What Is Concrete Maturity?

Maturity is a non-destructive approach to concrete testing which allows you to estimate in real time the early-age and compressive strength of in-place concrete. Using the maturity method, many projects greatly improve their schedule because it eliminates the need for concrete cylinder break tests.

The maturity method ASTM C1074 describes the methodology as “a technique for estimating concrete strength on the basis that the different concrete mixture samples achieve the same strength if they achieve the same index value.”

This development represents the progress of concrete curing. The index maturity value takes into account the temperature and curing time of the concrete. In order to implement this concept in a project, mix calibration is required. The aim of calibration is to determine a maturity-strength relation for a particular mix.

This data can be collected using a concrete maturity sensor. The sensor tests the concrete temperature and determines the strength / maturity of the concrete via the previously entered calibration data by the user. This substitutes break testing. The use of bulky wires is avoided by wireless maturity sensors such as SmartRock. It can also connect to any smart mobile device and instantly transfer data without using an often-costly data logger.

Figure 1 Example of materials needed for calibration process. Photos by Giatec Scientific Inc.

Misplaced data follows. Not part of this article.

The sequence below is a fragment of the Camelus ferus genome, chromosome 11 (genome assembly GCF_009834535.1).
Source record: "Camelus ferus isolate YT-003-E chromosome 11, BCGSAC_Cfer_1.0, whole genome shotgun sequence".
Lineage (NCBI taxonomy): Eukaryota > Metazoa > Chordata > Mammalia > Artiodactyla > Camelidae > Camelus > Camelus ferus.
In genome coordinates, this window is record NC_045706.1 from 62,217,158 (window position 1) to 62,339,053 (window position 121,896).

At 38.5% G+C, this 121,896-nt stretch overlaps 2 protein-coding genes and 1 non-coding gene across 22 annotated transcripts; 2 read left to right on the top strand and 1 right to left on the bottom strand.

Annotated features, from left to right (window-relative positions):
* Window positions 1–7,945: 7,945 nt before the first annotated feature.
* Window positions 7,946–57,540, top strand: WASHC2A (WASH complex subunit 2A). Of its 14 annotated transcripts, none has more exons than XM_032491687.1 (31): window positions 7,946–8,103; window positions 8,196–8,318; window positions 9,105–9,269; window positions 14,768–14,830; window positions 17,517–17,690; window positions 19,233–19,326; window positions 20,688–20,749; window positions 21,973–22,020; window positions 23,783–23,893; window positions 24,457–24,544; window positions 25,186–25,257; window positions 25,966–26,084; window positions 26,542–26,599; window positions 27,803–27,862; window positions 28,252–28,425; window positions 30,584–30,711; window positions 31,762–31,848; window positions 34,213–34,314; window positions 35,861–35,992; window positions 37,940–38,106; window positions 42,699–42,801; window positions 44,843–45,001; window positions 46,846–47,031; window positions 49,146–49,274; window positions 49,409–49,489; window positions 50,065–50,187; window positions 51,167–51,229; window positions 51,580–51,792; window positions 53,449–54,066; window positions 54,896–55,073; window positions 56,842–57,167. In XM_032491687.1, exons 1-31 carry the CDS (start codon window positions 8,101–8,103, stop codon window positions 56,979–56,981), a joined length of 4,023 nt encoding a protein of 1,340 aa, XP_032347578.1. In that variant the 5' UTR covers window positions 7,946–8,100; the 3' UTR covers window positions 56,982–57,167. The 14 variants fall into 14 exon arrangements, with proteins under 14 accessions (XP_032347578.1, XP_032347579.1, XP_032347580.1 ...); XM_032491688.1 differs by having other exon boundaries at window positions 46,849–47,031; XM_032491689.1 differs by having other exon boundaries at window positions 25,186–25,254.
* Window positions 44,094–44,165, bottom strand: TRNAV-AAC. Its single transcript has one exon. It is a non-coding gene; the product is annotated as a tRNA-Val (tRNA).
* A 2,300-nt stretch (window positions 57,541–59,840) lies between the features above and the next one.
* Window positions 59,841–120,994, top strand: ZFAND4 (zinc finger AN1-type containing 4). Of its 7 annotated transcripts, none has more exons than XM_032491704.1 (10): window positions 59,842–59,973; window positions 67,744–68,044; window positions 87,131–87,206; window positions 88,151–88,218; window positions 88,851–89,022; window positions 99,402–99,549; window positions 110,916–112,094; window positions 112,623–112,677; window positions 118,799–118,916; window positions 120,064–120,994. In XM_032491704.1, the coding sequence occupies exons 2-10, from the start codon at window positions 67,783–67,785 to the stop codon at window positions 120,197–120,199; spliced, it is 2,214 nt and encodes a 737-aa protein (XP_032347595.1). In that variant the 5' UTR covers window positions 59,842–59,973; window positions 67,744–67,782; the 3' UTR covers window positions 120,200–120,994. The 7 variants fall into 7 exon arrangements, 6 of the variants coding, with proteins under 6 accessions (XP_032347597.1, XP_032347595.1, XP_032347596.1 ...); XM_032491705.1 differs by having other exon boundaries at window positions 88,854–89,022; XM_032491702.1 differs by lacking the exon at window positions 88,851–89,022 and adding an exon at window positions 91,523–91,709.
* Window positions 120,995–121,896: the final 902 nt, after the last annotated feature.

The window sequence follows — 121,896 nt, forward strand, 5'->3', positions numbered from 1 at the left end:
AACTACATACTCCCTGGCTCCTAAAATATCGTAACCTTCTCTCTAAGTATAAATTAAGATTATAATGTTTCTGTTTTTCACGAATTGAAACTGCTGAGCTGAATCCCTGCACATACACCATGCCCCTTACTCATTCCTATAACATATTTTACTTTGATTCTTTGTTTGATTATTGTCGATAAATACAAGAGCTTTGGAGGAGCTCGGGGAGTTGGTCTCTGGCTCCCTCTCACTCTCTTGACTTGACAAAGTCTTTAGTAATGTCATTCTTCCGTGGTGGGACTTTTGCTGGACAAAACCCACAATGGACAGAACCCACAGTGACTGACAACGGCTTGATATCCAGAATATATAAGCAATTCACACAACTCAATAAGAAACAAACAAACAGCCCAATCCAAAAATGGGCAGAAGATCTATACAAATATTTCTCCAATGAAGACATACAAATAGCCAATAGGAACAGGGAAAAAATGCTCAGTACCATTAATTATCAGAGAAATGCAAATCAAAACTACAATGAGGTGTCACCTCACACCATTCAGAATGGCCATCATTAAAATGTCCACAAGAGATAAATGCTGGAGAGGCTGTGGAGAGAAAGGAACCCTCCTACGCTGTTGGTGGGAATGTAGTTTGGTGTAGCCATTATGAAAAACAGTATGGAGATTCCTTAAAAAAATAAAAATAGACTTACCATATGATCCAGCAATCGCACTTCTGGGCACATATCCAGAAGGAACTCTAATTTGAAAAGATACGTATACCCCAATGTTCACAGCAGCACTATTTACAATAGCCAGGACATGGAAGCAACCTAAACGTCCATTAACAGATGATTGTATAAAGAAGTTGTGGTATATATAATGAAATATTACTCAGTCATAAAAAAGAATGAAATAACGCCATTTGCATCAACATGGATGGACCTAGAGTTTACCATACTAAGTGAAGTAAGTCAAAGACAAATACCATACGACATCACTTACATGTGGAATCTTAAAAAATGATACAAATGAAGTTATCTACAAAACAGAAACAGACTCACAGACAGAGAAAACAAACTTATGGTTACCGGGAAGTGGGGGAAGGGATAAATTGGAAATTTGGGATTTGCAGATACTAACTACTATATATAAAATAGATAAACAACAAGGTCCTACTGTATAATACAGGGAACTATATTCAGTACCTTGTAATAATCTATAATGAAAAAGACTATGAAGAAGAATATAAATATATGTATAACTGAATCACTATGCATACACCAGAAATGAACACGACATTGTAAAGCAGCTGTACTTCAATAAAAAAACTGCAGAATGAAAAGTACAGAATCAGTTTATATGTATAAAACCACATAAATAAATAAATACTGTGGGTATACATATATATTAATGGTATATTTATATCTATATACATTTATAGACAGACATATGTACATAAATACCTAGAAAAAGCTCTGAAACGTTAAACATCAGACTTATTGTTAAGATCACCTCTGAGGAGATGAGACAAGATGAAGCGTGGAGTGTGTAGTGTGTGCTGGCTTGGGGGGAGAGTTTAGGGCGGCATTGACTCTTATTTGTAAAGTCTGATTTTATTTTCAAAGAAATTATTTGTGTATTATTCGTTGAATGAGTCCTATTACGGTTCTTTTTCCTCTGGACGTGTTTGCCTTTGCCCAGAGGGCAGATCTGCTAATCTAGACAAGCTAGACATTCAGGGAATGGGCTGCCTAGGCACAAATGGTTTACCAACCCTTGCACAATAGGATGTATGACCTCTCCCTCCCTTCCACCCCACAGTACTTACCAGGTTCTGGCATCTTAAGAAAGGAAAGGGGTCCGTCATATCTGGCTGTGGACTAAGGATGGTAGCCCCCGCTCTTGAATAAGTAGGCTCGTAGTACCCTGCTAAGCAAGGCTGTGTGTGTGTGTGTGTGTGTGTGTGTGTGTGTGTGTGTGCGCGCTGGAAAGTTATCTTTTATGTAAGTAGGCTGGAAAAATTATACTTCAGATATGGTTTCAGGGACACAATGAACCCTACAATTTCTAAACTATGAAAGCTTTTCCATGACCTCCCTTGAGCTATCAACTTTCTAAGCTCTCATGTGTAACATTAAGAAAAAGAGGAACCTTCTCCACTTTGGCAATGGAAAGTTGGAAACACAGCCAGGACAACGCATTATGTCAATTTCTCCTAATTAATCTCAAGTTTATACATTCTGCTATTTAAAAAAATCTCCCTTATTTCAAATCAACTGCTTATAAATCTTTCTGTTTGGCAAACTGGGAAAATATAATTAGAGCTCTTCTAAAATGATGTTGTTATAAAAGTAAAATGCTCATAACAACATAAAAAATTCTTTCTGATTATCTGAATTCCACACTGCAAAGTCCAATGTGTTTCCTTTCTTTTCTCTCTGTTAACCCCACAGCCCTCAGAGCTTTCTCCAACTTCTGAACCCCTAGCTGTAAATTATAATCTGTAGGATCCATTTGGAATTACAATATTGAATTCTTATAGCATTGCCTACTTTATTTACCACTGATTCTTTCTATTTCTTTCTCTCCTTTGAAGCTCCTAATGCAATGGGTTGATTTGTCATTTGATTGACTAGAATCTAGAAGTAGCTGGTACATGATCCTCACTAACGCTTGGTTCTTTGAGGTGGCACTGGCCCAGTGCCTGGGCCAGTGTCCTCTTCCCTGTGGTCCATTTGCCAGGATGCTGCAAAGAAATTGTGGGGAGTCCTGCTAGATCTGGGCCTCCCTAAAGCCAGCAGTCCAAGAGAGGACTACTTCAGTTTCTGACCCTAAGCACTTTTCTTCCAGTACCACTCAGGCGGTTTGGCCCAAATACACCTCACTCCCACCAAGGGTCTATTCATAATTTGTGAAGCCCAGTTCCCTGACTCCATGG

Comparing Break Tests and Maturity Sensors

If strength measurement data is unreliable, structural integrity is at risk. This shortens the life cycle and reduces the strength of the concrete mass element. That is why it is crucial to receive accurate and timely data that will allow construction workers to move forward with the removal of forms and post-tensioning. Although the use of break tests has been common practice in the construction industry for decades, it does not mean that this is the most accurate and reliable method for obtaining strength data.

An effective strength measurement in early construction has contractors either waiting too long for shaping, which is often due to project completion delays, or acting prematurely when removing concrete formwork– contributing to potential reliability and performance problems.

Using wireless sensors on site, contractors can collect more precise data and ensure their construction is secure, effective, and reliable. Information is collected by the embedded sensors which measure the temperature and strength of the concrete in real time.

Why Switch to the Maturity Method

Once on a job site, engineers want as much knowledge as they can have/get to help direct their decision-making during a project’s duration. In the first week in most building sites field-cured concrete samples are checked for strength at various ages to determine when to extract formwork. Typically, if the break tests indicate that the concrete exceeds 75 percent of its designed strength, formwork is removed, and the project moves on.